- Make yourself Comfortable. Good presenters do not have to be rigid, formal, or uncomfortable. In fact, some of the best presentations I have seen have been from folks who set down the microphone, step out from behind the podium, or deliver their online workshop from the comfort of their living room. While some level of formality may be expected in your setting, take a moment to ask – “what can I do to feel more natural during this presentation?” If you still need to be at a podium, get yourself a glass of water or move the podium to a spot where you can stand in a more natural position that feels less rigid to you. Make sure that you can see your audience well, and that you can see your reference materials (slides, notes, etc.) without awkwardly turning. If you are presenting online, get yourself a warm glass of tea or coffee and make sure that your chair is comfortable. Put simply, uncomfortable presenters give uncomfortable presentations.
- Review your top 3 Takeaways. Ask yourself, “When my meeting or presentation is over, what are the top three takeaways I want to produce?” (or just one if it is big enough!). These might be the top three learning points you want your students to take home or the top three outcomes for the meeting you are running. Less is more here. Focusing on ONLY 3 takeaways – or LESS – helps you hone in on what is important and remember to emphasize those things above other things that are not as crucial. These takeaways will be your anchors. As you present, you’ll remember to emphasize these take-aways and re-state them as needed. This will give your presentation or meeting a clear focus, which helps participants follow along and contribute more effectively.
What about the “Power Pose?”
Some attention has been paid over the last few years to the idea of of doing the superman pose or “power pose” before presenting in order to boost your confidence and help you feel more powerful before entering a meeting, presentation, or interview. Standing with legs open, hands on hips, and chest high may help you to feel more confident and powerful. Research is still exploring these claims, but if it works for you as part of preparing to present, then by all means add it to your pre-meeting routine.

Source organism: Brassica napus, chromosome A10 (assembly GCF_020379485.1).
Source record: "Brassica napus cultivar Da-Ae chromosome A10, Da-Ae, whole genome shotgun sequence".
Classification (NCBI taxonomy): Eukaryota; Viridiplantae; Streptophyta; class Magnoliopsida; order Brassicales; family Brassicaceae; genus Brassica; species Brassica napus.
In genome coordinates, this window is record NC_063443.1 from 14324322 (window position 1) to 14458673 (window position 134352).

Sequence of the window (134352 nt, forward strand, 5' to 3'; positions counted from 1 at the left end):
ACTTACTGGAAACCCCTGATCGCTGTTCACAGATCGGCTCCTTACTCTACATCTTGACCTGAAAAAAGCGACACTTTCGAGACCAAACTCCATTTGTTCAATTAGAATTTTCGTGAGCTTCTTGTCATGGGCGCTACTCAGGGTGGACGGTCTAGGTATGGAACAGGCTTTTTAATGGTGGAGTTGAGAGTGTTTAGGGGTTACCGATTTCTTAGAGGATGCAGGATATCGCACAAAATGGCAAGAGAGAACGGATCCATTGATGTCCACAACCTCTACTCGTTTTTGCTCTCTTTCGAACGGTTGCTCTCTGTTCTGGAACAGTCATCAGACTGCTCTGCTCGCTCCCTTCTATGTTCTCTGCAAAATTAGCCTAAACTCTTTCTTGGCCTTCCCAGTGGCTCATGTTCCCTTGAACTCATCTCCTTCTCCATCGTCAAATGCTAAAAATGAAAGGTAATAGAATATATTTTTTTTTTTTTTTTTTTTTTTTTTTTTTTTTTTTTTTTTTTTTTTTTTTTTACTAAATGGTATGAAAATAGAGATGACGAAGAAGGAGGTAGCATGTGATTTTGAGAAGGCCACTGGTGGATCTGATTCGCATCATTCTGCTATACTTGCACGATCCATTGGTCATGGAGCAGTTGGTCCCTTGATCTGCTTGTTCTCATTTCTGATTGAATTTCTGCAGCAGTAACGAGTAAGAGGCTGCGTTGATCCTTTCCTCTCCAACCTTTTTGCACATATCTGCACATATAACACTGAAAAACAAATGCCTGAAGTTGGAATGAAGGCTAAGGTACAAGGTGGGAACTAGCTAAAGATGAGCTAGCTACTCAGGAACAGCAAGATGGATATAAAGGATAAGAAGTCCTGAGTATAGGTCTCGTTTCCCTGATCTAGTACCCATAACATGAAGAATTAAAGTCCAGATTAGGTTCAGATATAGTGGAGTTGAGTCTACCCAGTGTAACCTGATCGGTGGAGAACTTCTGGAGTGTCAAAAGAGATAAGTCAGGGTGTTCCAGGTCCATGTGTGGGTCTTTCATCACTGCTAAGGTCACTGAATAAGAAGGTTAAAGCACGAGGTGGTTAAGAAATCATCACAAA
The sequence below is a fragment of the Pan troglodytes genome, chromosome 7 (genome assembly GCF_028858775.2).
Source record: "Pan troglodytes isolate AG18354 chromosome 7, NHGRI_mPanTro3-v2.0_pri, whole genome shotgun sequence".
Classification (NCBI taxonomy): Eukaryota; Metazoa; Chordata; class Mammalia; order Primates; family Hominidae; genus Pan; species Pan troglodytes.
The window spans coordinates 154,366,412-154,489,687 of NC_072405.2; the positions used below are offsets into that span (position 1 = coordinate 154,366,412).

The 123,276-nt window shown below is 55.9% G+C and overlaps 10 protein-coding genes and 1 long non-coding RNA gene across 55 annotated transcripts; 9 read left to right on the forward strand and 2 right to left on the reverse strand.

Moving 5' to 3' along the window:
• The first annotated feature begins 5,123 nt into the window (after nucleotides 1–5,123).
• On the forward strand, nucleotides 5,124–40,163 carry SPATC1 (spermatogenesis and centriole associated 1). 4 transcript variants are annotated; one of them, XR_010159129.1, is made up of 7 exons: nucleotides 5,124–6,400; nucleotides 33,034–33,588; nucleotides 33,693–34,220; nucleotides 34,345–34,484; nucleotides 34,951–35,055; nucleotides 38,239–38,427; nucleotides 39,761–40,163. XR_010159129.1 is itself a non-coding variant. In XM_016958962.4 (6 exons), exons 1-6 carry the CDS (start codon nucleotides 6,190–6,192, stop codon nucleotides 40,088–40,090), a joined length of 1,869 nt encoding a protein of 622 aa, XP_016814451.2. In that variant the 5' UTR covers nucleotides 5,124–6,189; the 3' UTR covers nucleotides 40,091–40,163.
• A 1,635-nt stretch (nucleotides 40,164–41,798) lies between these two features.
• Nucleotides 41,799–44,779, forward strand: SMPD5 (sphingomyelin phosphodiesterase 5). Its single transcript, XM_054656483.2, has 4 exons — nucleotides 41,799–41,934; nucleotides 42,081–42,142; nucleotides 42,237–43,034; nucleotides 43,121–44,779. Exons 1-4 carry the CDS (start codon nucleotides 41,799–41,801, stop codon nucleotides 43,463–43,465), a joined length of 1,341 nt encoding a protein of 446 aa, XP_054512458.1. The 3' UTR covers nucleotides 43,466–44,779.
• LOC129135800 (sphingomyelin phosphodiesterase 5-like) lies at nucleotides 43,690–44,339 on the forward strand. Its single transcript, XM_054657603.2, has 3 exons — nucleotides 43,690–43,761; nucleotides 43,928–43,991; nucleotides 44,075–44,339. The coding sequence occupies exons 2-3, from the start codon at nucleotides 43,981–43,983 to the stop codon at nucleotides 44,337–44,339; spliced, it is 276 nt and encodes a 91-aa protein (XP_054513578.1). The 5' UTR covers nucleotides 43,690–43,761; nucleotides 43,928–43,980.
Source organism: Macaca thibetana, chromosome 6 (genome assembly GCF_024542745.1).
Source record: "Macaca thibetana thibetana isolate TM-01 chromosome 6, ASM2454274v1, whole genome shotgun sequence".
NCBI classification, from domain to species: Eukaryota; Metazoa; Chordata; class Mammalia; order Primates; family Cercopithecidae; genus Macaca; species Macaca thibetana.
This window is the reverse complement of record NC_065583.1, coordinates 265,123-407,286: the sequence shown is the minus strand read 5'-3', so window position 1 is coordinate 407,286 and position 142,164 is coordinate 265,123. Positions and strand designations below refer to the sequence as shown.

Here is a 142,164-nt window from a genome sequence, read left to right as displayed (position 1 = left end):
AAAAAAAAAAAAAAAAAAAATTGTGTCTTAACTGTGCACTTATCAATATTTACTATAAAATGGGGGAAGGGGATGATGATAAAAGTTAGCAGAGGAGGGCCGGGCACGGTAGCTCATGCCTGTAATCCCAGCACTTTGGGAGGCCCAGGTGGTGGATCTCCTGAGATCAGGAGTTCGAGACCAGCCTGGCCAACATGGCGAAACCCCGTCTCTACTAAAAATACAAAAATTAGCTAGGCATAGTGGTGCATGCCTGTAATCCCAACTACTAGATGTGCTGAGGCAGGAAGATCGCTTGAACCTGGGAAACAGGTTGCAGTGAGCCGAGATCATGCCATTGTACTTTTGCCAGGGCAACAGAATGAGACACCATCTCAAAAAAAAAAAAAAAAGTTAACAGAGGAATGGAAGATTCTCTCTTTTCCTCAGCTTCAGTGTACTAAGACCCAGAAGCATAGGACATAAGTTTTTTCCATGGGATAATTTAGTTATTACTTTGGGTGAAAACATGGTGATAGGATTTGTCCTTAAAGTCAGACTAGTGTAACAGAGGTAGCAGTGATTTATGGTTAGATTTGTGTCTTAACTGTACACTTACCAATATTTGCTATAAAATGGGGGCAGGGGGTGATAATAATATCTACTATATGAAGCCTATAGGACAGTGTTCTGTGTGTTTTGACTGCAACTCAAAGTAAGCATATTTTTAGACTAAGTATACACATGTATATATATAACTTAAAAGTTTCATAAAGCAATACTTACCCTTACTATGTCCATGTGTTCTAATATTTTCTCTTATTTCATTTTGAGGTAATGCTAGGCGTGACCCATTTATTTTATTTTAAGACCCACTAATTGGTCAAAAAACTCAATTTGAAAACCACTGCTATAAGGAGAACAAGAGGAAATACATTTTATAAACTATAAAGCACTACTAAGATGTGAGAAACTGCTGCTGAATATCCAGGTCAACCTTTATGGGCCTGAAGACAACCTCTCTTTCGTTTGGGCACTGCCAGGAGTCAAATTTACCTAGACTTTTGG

That said, another way to think about physical presence is to focus on movement that emphasizes creating and embracing the space around us. In yoga, poses like the star pose focus on not just “taking up space” but acknolwedging the space around us and opening ourselves up to it. In this sense, while doing a pose like this you could think not only about your own confidence, but about opening up room for creativity, letting widsom in from others, and creating a sense of expansiveness.
If you have a half hour the day you are presenting, you could try this practice from Yoga with Adriene. Or, you could simply add a star pose to your 10 minute prep, maybe even while doing your breathing. Stand up and open your arms and legs up wide while gently turning your gaze upward. Focus on feeling the expansiveness around you and the possibility it brings. You could even try adding a smile to your face while you do it to focus on the positive aspects of holding space with others, which you are about to do as a facilitator or presenter.
Effective facilitation is an art. It requires paying mindful attention to your own style, skills, and strategies. There are a lot of ways to work on your skills as a presenter – from professional public speaking coaching to facilitation training, books, and workshop on the topic. But practice, and especially practice that is informed by consciously thinking about who you want to be as a presenter, is one of the most important parts of the journey.
Try one – or all five – of these preparation activities before your next meeting or facilitation role and let me know if they help!